(Alexandria, VA) May 16, 2012 – The American public is largely sympathetic to people in need, but drastically misunderstands the causes of poverty, according to a new report, “Perceptions of Poverty: The Salvation Army’s Report to America,” released today by The Salvation Army. Among other eye-opening statistics, the report showed that while 38 percent of Americans have received assistance from a charitable group in their lifetime, another 27 percent of Americans believe that laziness is a root cause of poverty. Still, an overwhelming majority continues to donate to charities to help others in need.
The report was based on a survey of more than 1,000 Americans, conducted in February 2012 by a third-party research firm in advance of the 59th annual National Salvation Army Week, celebrated this year from May 14-20.
“This report highlights the critical issue of poverty at a time when many Americans are struggling to get by,” said Major George Hood, National Community Relations and Development Secretary for The Salvation Army. “It is more important than ever to raise awareness of not only the public’s perception of poverty, but also the programs available to those in need. With the public’s support, The Salvation Army will continue to provide assistance.”
According to the survey commissioned by The Salvation Army and conducted on Vision Critical's Springboard America panel, nearly 40 percent of Americans have requested help, including housing, food, financial and other assistance, from charitable organizations at some point in their lives. In particular, Americans with lower household incomes are much more likely to have experienced a lack of shelter, or a need to request assistance from a charitable group.
- Thirty-eight percent of Americans have received assistance from a charitable group, including food from food banks or financial assistance/housing support.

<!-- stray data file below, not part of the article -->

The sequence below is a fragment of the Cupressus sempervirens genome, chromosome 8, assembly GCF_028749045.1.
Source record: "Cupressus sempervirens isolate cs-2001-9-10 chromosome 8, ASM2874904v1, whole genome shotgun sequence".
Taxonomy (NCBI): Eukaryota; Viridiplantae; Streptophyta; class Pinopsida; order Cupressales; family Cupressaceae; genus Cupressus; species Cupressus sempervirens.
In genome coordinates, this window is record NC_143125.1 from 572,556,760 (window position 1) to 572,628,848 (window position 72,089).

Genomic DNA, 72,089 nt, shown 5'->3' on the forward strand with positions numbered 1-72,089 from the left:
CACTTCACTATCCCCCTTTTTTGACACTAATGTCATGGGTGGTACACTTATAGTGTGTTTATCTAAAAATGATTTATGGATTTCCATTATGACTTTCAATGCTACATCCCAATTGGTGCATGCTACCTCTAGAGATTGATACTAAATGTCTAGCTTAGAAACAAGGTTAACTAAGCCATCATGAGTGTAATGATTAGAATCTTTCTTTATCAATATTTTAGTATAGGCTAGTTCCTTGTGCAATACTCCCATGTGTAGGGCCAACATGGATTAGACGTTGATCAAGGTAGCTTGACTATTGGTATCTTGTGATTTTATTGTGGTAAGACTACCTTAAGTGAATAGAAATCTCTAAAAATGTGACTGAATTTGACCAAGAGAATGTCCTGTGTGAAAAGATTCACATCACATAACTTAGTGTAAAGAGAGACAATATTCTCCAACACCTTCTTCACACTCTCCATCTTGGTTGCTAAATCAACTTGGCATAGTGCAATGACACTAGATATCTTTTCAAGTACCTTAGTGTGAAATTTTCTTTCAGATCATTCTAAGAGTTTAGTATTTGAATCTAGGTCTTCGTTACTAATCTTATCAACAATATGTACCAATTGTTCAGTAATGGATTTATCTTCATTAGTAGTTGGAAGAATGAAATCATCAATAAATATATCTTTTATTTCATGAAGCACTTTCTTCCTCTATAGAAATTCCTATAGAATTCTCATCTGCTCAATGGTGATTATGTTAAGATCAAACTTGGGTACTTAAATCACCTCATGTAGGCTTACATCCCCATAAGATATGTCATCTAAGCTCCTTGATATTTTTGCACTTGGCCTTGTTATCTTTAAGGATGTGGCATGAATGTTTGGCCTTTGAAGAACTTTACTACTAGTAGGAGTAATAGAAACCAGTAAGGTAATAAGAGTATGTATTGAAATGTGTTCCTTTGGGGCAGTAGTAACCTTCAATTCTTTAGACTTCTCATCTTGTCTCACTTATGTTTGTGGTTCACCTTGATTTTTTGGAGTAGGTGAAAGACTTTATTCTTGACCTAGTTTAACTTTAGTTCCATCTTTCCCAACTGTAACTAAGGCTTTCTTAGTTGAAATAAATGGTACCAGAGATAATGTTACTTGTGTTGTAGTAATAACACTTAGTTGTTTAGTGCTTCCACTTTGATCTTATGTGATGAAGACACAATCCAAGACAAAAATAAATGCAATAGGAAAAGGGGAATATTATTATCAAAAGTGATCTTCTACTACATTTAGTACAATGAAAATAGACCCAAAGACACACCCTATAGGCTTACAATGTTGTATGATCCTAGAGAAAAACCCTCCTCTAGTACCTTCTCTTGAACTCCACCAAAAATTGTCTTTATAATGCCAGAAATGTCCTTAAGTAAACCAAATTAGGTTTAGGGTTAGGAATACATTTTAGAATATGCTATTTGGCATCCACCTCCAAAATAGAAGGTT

- Thirteen percent of Americans reported having spent a night in a shelter or on the street due to a loss of housing.
Additionally, a majority of Americans believe people living in poverty deserve a helping hand, and sympathize with the challenges that people living in poverty face on a daily basis.
- Eighty-eight percent of Americans believe people living in poverty deserve a helping hand.
- Eighty-four percent of Americans believe it is almost impossible to survive on your own on minimum wage.
- Seventy-five percent of Americans believe helping poor families sets up children from those families for success.
- Sixty percent of Americans believe it is difficult to escape poverty once becoming poor.
However, there are a significant minority of Americans who are skeptical of the realities and reasons for poverty. Notably, the further a person is from poverty, the less common he or she believes poverty is in society.
- Forty-nine percent of Americans believe a good work ethic is all a person needs to escape poverty.
- Forty-three percent of Americans believe people living in poverty can always find a job if they really want to work, with twenty-seven percent of Americans reporting that people are poor because they are lazy.
- Twenty-nine percent of Americans believe poor people usually have lower moral values.